Zhuk-Krasnova responded by going over 4.56m, setting an African all-comers’ record in the process, while Bauer failed to clear it. Zhuk-Krasnova ended her series with three failed attempts at 4.66m.
European indoor champion Pascal Martinot-Lagarde eased away from the rest of the field in the second half of the 110m hurdles, clocking a meeting record of 13.37 (0.7m/s). World junior champion Wilhem Belocian was second in 13.55.
The other meeting record came in the women’s discus. Germany’s Anna Ruh held the lead from the first round with 61.28m, but Lithuania’s Zinaida Sendriute snatched the victory in the fifth round with 61.37m.
He finished an uncharacteristic fifth three days ago at the IAAF Diamond League meeting in Oslo, but world high jump champion Bogdan Bondarenko was back on top in Rabat.
Adopting his usual approach of jumping sparingly, he cleared 2.24m with ease, and then passed to 2.31m, which he also got over on his first try. The three remaining competitors – Olympic champion Ivan Ukhov, Olympic bronze medallist Derek Drouin and Jaroslav Baba – all exited the competition at that height with three failures.
Bondarenko then cleared 2.36m before ending his night with three unsuccessful tries at 2.40m, which would have added one centimetre to the meeting record he set last year.
While the high jump was clear-cut, the long jump was anything but.
South Africa’s 2008 world indoor champion Godfrey Mokoena opened with 7.97m and improved to a wind-assisted 8.08m to take an early lead ahead of compatriot Zarck Visser. Australia’s Fabrice Lapierre then jumped 8.04m in round three to move into second place, while Bermuda’s Tyrone Smith leapt 7.96m following fouls in the first two rounds.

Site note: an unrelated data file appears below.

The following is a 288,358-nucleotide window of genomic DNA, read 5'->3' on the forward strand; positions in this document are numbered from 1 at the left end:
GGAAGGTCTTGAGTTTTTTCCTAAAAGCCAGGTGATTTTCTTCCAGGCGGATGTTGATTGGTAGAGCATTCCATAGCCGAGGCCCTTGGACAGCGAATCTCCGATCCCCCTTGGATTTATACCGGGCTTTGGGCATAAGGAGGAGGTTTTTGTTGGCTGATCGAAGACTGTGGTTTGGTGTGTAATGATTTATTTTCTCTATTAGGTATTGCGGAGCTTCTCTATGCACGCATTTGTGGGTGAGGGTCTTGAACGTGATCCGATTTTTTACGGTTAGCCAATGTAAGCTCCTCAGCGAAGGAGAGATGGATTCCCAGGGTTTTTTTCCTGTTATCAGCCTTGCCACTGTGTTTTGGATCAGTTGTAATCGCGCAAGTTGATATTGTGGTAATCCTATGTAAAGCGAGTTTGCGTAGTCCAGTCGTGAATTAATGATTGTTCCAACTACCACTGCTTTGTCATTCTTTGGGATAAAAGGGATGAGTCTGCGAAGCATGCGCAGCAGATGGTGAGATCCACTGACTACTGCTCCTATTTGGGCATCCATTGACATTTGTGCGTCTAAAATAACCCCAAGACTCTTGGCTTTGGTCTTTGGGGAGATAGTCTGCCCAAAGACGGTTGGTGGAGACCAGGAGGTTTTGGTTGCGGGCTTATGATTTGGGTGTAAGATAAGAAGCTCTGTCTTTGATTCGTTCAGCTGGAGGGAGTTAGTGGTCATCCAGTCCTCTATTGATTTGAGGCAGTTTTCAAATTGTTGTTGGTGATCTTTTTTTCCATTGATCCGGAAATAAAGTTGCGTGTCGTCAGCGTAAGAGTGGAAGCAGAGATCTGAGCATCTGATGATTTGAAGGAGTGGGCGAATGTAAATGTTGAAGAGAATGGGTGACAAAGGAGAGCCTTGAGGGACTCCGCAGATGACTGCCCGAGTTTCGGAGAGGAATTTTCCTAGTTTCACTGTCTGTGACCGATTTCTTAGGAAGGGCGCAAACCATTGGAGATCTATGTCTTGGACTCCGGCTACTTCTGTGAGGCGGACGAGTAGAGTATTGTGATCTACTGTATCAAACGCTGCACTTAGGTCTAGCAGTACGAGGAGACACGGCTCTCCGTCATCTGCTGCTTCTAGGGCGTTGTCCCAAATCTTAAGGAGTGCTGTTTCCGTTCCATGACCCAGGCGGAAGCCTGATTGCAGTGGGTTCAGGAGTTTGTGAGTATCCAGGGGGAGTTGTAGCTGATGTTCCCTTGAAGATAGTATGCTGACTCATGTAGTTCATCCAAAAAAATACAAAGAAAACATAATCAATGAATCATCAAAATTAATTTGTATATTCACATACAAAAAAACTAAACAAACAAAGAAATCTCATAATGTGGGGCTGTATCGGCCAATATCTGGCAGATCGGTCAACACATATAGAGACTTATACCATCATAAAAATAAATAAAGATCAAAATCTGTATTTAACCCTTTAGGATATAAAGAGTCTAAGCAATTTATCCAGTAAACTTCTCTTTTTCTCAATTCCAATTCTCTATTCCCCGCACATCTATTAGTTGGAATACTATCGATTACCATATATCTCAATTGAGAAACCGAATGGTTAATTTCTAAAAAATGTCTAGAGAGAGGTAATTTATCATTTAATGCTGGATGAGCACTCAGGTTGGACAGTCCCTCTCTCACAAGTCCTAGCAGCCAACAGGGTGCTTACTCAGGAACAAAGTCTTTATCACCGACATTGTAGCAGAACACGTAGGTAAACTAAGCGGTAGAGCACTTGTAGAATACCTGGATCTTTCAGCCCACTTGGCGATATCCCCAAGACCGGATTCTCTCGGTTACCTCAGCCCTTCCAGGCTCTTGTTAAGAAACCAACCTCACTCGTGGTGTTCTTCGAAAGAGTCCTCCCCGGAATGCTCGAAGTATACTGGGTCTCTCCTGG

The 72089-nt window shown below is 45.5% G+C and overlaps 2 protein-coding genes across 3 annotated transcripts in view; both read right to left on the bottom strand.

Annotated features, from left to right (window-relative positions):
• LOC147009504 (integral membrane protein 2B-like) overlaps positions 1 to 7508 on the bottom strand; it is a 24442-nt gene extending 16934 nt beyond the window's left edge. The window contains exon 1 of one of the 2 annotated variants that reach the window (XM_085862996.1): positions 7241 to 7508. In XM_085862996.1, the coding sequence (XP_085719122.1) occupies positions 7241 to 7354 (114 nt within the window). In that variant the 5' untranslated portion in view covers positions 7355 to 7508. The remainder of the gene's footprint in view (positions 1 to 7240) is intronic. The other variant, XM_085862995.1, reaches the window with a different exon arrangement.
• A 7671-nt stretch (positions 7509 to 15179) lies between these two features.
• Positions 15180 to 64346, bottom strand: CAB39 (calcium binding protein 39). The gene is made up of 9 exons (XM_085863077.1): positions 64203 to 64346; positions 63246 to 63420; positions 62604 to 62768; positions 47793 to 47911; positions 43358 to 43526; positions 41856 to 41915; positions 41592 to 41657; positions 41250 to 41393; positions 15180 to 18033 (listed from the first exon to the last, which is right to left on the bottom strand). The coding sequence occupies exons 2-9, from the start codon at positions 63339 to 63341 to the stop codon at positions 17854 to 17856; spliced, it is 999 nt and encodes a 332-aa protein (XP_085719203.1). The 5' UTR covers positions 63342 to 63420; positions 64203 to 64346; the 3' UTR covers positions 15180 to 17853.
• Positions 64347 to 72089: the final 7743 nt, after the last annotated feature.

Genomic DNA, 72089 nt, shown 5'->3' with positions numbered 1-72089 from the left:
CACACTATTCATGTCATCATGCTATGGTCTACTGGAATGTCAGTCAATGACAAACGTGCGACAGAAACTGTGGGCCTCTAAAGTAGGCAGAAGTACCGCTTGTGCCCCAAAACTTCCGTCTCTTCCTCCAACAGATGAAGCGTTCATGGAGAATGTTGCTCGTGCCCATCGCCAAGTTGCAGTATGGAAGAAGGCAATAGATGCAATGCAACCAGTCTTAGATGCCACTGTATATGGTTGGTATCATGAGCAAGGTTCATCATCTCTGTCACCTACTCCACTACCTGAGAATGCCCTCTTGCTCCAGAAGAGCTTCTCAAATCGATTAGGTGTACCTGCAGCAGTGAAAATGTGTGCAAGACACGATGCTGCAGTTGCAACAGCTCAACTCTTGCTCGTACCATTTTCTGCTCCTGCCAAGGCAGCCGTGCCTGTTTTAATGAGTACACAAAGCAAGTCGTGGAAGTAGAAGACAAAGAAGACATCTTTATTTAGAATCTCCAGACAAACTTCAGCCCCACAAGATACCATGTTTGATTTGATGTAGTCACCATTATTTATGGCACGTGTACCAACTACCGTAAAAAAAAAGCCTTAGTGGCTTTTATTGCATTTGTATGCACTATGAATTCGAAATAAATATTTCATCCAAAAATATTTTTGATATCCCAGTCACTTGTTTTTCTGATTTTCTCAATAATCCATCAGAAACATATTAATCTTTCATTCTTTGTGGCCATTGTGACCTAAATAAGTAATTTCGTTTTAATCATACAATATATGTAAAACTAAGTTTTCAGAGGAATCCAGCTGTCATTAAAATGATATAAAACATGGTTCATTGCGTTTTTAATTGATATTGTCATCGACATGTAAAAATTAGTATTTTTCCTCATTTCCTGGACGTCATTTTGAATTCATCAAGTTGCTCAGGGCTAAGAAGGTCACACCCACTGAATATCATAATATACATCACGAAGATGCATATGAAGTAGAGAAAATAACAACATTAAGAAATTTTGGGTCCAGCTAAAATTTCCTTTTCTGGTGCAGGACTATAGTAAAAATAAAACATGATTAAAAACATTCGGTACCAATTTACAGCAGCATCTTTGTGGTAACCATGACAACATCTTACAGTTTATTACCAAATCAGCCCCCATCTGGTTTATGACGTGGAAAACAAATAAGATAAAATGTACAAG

Visser then briefly took the lead with 8.10m in round five, but Mokoena got back on top by closing out that round with 8.16m. Smith also moved up the standings into third, thanks to an 8.08m leap.
Smith then took the lead and sailed out to 8.20m in the final round, just two centimetres shy of his own national record, and his South African rivals were unable to respond.
Vicaut and Lamote impress
On the track, there were victories for French duo Jimmy Vicaut and Renelle Lamote.
Vicaut shot into an early lead in the 200m and then held off a late charge from Qatar’s Femi Ogunode to win in a season’s best of 20.42.
European 1500m champion Sifan Hassan stepped down in distance to the 800m, but ran a pedestrian first 200m before sprinting the next half of the lap to hit the bell in about 58 seconds behind the pacemaker.
Hassan’s uneven pace proved to be her undoing and she was passed by Lamote in the final 30 metres with the Frenchwoman going on to win in 1:59.99. European bronze medallist Joanna Jozwik also moved past Hassan in the closing stages to take second place in 2:00.33 with Hassan clocking 2:00.62.
It was a good night for Polish athletes, too. With Fajdek having already won the hammer, Sofia Ennaoui and Adam Kszczot won the women’s 1500m and men’s 800m respectively.
Ennaoui launched a ferocious attack down the home stretch to make up significant ground, winning in 4:05.64. Kszczot made his move earlier and was already in front with 100m to go, maintaining his lead to the finish to win in 1:46.00.
Elsewhere, Qatar’s Mohamed Al-Garni won the 1500m in 3:36.15, holding off a determined challenge from Abdalaati Iguider. By contrast, African champion Jairus Birech had no one for company in the steeplechase. The Kenyan won by more than four seconds in 8:11.42.
USA’s Jessica Young won the 100m in 11.24 (-0.1m/s), while South Africa’s Wenda Nel took the 400m hurdles in 55.36.
Jon Mulkeen for the IAAF